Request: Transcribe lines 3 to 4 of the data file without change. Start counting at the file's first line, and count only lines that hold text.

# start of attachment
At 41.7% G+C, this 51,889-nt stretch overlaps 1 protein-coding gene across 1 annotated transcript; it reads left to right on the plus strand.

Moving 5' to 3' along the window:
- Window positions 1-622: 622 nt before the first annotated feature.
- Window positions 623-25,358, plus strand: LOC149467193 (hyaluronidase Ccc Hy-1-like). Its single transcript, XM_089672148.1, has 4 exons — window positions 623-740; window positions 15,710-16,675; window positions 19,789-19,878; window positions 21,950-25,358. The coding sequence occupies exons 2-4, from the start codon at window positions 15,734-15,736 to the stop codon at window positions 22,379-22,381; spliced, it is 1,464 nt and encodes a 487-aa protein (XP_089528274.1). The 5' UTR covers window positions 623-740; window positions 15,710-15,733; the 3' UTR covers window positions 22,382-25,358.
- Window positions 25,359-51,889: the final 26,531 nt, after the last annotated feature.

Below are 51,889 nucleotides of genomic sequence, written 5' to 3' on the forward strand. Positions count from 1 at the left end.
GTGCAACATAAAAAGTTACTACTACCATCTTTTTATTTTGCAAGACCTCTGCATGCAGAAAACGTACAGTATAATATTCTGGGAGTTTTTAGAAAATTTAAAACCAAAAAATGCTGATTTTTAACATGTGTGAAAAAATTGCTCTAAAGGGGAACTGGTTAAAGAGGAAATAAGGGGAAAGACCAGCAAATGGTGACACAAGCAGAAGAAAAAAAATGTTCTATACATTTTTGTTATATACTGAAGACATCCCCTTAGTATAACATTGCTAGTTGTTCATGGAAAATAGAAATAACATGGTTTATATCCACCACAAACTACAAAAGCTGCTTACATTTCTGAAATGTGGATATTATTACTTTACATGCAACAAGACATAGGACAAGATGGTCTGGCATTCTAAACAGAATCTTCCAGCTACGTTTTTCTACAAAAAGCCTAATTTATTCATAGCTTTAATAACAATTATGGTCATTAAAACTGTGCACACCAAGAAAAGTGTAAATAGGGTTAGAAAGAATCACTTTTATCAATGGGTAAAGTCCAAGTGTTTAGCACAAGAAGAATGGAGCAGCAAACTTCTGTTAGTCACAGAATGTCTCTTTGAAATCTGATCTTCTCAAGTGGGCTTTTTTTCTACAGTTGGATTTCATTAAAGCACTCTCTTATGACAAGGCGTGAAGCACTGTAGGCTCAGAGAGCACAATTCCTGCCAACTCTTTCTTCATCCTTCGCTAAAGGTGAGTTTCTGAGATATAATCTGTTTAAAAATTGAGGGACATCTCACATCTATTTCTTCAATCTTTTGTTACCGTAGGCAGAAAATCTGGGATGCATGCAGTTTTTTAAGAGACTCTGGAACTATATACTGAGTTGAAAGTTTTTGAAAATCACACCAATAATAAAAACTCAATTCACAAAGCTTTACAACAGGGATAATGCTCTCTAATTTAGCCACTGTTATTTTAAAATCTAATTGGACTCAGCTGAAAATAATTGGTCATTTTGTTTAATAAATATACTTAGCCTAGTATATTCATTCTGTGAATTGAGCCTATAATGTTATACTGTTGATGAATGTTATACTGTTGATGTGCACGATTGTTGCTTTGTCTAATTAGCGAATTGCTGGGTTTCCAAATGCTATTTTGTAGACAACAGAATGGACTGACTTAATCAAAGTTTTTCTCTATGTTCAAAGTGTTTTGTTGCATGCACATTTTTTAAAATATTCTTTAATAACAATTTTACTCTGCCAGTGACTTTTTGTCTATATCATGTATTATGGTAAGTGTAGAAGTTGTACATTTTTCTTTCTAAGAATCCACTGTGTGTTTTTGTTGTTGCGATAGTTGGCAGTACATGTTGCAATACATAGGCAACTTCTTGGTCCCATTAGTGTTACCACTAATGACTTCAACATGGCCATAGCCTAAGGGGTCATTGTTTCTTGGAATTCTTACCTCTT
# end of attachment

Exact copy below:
- Window positions 1-622: 622 nt before the first annotated feature.
- Window positions 623-25,358, plus strand: LOC149467193 (hyaluronidase Ccc Hy-1-like). Its single transcript, XM_089672148.1, has 4 exons — window positions 623-740; window positions 15,710-16,675; window positions 19,789-19,878; window positions 21,950-25,358. The coding sequence occupies exons 2-4, from the start codon at window positions 15,734-15,736 to the stop codon at window positions 22,379-22,381; spliced, it is 1,464 nt and encodes a 487-aa protein (XP_089528274.1). The 5' UTR covers window positions 623-740; window positions 15,710-15,733; the 3' UTR covers window positions 22,382-25,358.